We've all see high performing posts on Linkedin. You can breakdown every single post and find the common grounds. But unless you digest them and find the "rhythm" that suits you, you simply can't replicate the success. They are only guiding references to keep you on track.



2. Deep down, we all know what works. The thing we're not doing is change.


We've all seen great posts and said "hey I could have written that!" But the fact is we didn't. And most of the time, in my opinion, it's because we're trapped in our own pattern of writing. It feels "natural" to write this certain way. And that certain way is usually not the "best" way.



3. Staying consistent but being 100% yourself is hard!



I praise the concept of staying authentic. Authentic stories always work well in content marketing. However, it doesn't mean doing everything you can/ sharing everything about yourself. At the end of the day, it's a brand, and not everything about you is going to make the cut as content online (such as my poor rollerskating skills and my adorable dog photos lol). The difficult part is being selective.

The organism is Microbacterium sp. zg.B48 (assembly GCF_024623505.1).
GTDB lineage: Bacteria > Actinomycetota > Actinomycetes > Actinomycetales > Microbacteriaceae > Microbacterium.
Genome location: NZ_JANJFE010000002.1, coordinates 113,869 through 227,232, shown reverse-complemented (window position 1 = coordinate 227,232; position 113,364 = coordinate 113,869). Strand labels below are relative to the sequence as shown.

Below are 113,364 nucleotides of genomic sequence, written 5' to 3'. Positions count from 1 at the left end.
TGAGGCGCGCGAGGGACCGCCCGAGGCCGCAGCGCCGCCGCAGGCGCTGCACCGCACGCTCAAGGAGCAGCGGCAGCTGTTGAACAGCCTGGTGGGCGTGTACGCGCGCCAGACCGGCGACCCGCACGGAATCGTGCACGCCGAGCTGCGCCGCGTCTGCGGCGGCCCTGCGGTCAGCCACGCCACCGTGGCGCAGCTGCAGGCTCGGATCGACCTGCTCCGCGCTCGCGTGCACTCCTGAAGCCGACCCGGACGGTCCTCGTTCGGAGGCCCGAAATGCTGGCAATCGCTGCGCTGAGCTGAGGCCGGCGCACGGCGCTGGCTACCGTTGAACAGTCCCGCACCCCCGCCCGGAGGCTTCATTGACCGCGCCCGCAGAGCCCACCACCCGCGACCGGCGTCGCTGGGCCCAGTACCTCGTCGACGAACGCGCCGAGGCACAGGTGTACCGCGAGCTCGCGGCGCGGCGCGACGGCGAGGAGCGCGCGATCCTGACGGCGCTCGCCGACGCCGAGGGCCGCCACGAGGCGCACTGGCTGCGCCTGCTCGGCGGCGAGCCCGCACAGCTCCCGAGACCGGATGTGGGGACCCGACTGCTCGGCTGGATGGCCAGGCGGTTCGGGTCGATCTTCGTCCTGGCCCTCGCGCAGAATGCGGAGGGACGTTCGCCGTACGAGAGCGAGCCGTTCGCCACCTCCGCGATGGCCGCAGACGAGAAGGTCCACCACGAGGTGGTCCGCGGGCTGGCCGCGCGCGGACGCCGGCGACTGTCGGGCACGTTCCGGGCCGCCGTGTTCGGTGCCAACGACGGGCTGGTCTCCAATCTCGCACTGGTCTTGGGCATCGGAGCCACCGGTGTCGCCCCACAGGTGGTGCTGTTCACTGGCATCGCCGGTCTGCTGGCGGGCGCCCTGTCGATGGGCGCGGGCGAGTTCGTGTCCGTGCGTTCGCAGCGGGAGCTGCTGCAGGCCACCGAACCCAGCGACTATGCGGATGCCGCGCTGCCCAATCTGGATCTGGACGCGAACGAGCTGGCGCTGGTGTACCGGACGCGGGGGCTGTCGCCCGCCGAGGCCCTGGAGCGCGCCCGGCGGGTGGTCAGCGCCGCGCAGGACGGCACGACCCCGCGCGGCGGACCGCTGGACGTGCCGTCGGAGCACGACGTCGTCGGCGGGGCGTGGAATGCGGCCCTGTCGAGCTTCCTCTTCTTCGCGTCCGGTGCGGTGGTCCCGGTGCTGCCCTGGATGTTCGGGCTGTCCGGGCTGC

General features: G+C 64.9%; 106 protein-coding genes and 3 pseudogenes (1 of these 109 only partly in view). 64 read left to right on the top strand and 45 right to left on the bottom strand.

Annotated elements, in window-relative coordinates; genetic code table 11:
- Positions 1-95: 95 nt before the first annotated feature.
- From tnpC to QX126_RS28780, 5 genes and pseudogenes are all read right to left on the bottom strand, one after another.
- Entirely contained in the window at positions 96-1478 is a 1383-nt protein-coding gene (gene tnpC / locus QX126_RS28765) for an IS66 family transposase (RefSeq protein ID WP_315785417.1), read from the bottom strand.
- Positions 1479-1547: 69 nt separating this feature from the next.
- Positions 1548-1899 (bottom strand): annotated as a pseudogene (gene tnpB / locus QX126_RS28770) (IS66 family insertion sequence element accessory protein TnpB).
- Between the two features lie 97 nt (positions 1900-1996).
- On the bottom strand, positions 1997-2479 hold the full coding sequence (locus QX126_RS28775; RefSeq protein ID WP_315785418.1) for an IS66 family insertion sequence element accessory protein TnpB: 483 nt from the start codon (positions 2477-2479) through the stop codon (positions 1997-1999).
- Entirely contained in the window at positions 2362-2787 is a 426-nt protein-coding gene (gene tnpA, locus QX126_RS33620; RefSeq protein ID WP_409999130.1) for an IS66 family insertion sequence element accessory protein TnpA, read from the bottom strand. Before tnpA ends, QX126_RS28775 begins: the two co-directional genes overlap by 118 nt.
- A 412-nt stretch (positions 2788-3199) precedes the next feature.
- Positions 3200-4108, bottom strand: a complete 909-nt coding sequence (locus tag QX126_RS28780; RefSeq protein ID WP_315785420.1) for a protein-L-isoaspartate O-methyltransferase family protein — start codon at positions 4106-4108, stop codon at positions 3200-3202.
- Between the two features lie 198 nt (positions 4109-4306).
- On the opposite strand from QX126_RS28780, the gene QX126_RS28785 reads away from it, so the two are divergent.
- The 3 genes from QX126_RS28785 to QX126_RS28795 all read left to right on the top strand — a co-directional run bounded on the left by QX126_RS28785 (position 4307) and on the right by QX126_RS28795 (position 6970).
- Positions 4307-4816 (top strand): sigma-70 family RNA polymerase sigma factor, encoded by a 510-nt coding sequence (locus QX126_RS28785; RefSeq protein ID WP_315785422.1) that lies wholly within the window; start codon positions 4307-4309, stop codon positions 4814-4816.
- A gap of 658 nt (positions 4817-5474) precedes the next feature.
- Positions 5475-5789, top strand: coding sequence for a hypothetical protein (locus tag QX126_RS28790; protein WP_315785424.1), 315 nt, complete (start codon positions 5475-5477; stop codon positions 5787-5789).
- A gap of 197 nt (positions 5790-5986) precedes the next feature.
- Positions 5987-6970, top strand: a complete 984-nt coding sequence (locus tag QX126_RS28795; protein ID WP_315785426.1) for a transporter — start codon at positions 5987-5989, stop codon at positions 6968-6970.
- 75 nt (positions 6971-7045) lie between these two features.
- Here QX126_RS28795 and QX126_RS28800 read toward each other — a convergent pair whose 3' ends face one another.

What should I share - not what can I share. How should I say is - not how can I say it.



More Resource


Joyce Tsang Content Marketing Downloadables - 3 month industry thought leader growth plan
Joyce Tsang Content Marketing Downloadables - 3 month industry thought leader growth plan

​Looking to become an Industry Thought Leader but don't know where to start?

Our 3-Month Industry Thought Leader Growth Plan is what you need!

So if you don't want to go through countless courses yourself to ace Linkedin marketing, or if you're struggling to build your own personal brand...



2件のコメント


Lachlan Brows
Lachlan Brows
2023年11月30日

Engage your audience through immersive tutorials, product demos, or step-by-step guides. Capture the essence of your brand by showcasing behind-the-scenes processes with Screen Capture. Screen recordings add a personal touch, making your content more relatable and impactful.

いいね!

Hazel M
Hazel M
2021年10月02日

Apprecciate this blog post

いいね!